It's been in steady decline since 1990, when a post-Roe high of 1.6 million abortions were performed in U.S. clinics. That number dropped to about 1 million in 2011 and 862,000 in 2017, according to the Guttmacher Institute, a research organization that supports abortion rights. New restrictions contributed to the decline, but they weren't the central driver, because 57 percent of the drop in terminations from 2011 to 2017 occurred in 18 states that didn't implement new barriers. Instead, a combination of factors likely explains the decline. An unknown number of women might be taking abortion pills they ordered online and so aren't showing up in the official tally. Abortions may also be dropping because fewer women are getting pregnant in the first place. Contraceptive use has increased in part because the 2010 Affordable Care Act expanded access to health care, which means more women can get prescription IUDs and contraceptive pills. Ushma Upadhyay, a reproductive health expert at the University of California, San Francisco, notes that data suggest that the most fertile group of Americans, young people ages 18-24, "are having sex less" and so are having fewer unplanned pregnancies.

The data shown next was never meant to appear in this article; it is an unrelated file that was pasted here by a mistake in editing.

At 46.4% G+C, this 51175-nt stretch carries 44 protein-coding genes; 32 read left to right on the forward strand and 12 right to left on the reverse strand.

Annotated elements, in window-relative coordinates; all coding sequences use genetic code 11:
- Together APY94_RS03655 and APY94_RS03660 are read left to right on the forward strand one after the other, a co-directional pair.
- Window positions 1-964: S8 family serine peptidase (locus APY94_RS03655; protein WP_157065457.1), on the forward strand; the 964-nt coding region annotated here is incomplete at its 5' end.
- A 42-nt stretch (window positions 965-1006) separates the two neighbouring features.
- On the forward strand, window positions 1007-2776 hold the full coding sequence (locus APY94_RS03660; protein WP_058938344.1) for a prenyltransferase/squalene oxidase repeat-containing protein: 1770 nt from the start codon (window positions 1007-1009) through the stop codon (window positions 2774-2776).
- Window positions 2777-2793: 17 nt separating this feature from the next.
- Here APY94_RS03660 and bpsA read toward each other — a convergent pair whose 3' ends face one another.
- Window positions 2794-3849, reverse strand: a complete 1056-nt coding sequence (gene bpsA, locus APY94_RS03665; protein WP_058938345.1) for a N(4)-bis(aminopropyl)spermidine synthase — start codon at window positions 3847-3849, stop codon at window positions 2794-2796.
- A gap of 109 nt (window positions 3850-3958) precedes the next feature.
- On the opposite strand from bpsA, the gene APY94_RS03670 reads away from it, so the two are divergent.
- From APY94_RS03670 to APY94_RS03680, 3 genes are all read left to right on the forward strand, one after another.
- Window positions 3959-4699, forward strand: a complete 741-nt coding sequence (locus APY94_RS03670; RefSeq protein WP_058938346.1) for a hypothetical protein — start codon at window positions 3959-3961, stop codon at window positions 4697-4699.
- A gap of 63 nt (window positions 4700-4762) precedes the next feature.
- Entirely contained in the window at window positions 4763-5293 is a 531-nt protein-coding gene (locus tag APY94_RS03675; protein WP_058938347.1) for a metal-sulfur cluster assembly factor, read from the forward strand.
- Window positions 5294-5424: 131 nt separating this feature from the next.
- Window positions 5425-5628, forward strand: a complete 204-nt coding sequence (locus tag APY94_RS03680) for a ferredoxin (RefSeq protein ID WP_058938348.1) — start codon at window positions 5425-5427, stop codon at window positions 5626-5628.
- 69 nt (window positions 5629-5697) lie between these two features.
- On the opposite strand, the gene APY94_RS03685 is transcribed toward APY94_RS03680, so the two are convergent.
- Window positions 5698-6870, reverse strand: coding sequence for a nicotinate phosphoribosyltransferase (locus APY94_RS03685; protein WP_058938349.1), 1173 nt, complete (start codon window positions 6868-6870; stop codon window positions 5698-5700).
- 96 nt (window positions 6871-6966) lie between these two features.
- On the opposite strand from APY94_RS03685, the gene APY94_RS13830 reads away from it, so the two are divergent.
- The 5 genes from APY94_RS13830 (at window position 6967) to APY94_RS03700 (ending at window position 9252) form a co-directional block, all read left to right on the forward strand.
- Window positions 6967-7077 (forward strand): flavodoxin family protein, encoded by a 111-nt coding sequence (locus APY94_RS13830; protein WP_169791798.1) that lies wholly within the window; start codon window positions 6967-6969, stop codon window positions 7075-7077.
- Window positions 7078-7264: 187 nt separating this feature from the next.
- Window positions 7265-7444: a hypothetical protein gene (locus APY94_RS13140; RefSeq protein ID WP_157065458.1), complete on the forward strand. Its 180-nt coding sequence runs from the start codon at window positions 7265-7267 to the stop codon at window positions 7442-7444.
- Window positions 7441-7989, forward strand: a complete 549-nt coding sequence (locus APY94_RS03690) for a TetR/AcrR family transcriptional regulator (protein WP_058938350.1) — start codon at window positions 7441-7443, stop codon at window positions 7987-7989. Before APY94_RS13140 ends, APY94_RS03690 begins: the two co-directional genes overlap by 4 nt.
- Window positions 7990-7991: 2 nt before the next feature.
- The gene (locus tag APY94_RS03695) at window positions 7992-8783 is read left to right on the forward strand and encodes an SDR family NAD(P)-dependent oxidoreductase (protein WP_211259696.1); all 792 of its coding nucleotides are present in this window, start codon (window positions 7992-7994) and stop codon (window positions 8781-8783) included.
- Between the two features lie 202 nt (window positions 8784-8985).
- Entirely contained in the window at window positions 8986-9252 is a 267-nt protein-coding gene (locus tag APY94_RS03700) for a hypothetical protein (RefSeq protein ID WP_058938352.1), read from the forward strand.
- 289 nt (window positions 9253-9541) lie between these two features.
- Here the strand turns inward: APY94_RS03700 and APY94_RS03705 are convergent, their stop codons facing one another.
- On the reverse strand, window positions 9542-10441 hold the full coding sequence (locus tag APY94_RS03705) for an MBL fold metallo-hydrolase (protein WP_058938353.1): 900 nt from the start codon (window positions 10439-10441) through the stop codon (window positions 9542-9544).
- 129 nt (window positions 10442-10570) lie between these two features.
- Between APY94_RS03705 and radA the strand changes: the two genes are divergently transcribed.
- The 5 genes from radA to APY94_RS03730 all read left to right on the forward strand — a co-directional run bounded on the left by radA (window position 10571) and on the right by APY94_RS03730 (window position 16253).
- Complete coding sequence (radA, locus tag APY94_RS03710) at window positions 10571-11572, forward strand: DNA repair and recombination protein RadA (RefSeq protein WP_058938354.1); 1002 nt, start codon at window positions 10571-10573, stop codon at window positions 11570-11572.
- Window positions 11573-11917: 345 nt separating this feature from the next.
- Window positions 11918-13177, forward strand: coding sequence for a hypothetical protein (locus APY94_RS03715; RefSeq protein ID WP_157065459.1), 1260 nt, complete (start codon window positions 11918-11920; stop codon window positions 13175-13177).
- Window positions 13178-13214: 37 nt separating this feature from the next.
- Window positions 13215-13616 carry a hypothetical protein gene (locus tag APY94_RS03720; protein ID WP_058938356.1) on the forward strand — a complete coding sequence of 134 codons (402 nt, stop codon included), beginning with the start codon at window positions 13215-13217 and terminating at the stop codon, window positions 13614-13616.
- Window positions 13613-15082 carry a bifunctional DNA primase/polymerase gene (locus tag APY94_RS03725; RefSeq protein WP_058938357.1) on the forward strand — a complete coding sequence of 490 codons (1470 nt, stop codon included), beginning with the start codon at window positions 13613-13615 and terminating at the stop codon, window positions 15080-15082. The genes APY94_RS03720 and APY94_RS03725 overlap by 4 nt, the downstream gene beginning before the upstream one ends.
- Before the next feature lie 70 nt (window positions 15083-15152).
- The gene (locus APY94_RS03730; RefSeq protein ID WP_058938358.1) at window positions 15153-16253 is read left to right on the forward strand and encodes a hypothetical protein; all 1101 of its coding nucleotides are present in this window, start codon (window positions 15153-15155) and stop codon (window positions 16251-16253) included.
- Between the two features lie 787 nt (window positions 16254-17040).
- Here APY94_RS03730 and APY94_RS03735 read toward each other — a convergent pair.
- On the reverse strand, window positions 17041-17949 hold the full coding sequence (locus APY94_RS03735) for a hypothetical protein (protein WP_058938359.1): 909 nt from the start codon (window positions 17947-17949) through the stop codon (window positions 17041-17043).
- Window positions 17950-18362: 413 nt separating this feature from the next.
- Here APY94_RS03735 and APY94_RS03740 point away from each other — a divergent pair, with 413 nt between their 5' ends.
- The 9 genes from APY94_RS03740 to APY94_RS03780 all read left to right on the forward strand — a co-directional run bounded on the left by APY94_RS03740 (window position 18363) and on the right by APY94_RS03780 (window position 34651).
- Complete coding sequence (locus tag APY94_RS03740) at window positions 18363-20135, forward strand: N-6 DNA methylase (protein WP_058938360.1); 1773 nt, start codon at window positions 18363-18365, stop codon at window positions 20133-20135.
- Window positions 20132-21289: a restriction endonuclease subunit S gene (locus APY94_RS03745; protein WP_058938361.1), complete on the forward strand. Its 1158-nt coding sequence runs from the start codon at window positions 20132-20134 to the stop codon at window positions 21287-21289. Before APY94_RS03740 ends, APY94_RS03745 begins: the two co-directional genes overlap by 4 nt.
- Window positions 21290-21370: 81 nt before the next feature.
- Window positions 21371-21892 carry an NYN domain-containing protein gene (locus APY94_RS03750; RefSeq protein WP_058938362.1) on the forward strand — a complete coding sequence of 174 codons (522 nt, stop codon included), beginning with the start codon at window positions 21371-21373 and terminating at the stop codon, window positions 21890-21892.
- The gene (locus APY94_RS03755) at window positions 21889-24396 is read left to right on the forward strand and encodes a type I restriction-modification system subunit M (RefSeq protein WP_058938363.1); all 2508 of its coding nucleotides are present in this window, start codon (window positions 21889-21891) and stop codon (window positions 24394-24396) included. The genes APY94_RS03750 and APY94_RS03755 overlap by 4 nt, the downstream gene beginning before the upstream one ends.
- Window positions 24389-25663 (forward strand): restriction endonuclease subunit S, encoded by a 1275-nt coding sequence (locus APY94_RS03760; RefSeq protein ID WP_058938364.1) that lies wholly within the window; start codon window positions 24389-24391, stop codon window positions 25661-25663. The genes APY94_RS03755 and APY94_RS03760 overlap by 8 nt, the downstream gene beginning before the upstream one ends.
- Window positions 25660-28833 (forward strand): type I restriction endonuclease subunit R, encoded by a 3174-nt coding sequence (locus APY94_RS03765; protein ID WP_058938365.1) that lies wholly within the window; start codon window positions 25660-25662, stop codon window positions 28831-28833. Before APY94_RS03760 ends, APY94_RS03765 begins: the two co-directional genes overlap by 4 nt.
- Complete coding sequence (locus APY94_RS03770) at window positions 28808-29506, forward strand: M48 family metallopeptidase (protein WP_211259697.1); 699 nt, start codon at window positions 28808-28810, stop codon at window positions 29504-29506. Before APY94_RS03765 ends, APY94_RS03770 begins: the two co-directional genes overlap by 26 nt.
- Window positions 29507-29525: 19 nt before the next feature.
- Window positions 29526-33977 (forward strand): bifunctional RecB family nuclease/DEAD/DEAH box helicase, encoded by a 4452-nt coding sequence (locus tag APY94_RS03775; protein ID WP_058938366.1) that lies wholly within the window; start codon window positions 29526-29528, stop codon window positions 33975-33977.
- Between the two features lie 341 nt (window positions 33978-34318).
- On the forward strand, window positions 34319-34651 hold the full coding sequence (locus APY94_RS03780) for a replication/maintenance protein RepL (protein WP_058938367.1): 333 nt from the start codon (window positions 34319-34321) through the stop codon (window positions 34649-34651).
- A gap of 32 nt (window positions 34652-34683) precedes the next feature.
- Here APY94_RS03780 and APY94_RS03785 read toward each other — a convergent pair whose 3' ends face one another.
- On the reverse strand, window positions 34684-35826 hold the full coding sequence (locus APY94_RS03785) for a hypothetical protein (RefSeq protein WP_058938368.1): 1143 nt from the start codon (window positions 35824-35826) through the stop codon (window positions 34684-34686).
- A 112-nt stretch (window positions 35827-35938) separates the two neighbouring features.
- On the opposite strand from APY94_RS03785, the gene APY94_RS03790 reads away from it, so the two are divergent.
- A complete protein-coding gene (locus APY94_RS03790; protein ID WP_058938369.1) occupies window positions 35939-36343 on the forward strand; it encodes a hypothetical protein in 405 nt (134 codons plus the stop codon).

Where is access being restricted?

Nearly 600 abortion restrictions have been passed at the state level over the past decade, most of them in the South, the Midwest, and the Plains. Thirty-three states now require women to receive pre-abortion counseling, which can include speculation about when a fetus can feel pain or the supposed link between abortion and breast cancer, which is not backed by any scientific evidence. Twenty-five states have a waiting period, usually 24 or 48 hours, between counseling and termination. In Kentucky, doctors must perform ultrasounds and make women listen to the fetal heartbeat before an abortion. Thirteen states regulate the size of corridors and/or procedure rooms at abortion clinics, and many have complex rules for licensing physicians and technicians. Anti-abortion lawmakers say these policies ensure women's safety; critics call them a cynical attempt to regulate clinics out of existence.